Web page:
Amidst the cold-bloody wars of the 20th century, which took place in the heart of the European mainland between 1945 and 1956, peace and harmony were far from reality.
Industrialists and coal mining magnates came together to forge a dynamic peace treaty between six founding nations, namely Belgium, France, Germany, Italy, Luxembourg and the Netherlands. The treaty would end a decade of instability and ensure peace and active trade between all the neighbouring countries in the continent. The Treaty of Rome in 1957 gave birth to the European Economic Community (ECC), now actively referred to as the European Union (EU). Ever since then, the entire continent has seen surplus productivity and trade.
At the dawn of 2018, the world has moved beyond the internet and dial-up broadband. A new entity has begun seeping into conversations all across the globe, and it's no longer a whisper in the corridor. Blockchain Technology! The ledger based technology and its practical applications in industries and multiple sectors have sparked off discussions in government bodies and central authorities. The possibility of reducing lag time in manufacturing and the prevention of money laundering in the financial services market has peaked the people's interest in this relatively new, yet rapidly expanding technology!
But the underlying truth is that since the development of the ledger based technology is still in the nascent stage, its growth is mildly pocketed across different geographical zones. This arises due to differences in economic stability and structural autonomy.
Countries in Europe such as Germany, Switzerland, France, Norway and Denmark pump in millions of euros into technology and innovation, whilst smaller countries in the area scrambling to handle the cost and magnitude for the implementation of blockchain technology. This diverse rate of development is what slows, and gradually wears, the industry down.
In April, 22 countries of the European Union signed a strategic charter to facilitate the communication and transfer of knowledge and data regarding blockchain technology. This new council, dubbed as the European Blockchain Partnership, consists of superpowers such as France, the UK, Germany, Norway, Spain and the Netherlands.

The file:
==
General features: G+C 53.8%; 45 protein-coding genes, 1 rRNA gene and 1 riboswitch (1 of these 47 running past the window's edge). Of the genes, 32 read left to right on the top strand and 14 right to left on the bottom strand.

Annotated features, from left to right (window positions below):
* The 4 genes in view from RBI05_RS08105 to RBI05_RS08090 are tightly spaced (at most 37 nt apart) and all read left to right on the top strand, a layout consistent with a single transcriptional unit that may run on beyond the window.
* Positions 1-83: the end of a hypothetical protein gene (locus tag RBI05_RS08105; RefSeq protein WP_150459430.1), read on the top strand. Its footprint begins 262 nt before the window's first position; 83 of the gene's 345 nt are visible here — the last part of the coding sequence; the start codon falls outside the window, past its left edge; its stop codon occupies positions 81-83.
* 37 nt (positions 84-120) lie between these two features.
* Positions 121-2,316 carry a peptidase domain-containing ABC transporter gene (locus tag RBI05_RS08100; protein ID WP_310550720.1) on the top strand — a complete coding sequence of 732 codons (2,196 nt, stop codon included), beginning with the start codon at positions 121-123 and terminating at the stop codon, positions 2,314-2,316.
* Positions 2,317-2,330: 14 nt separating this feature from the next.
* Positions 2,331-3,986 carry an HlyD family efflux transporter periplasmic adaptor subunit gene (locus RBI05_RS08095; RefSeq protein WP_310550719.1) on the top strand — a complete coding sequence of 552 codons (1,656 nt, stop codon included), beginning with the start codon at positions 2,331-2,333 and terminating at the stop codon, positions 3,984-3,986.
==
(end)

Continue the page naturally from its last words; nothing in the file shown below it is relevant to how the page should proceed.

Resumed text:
The creation of a second generation union displays their desire to re-write their own history. Their history, in question, being a continent coming together to avoid conflict, is now a continent coming together for development and technological growth.
The announcement of a €340 million (roughly $400 million) EU Blockchain Fund along with the creation of a Blockchain Observatory Forum has hastened the pace of the development of blockchain technology and regulated cryptocurrencies in the continent! Spain launched the first multi-national consortium known as Alastria, which will connect multiple verticals from diverse industries under one blockchain ecosystem.
The financial services market is expected to invest close to €1.2 billion (roughly $1.4 billion) by 2021 to implement blockchain technology for cross-sector remittance and payments. The Forum is also exploring investments into Clean Energy, Healthcare and even Transportation, with an investment cap of €800 million (approx. $900 million) till 2020. The number of startups and companies focussing on blockchain technology and cryptocurrency has risen seismically over the last 18 months due to these progressive attributes.
The future of this technology lies in its active sustenance as a fully functional business model. Central funding on a regular basis can result in the technology going defunct, and possibly its death before it could even be born.
Hence, countries and businesses have started participating actively in summits and conferences in order to connect with the international market.
One such summit is the highly anticipated World Blockchain Summit Frankfurt Edition, which is being conducted by international events company Trescon. The summit, through governmental endorsements, will provide a platform to connect the European blockchain industry with different trans-continental requirements, that will inevitably breathe a new life into the blockchain universe within Europe.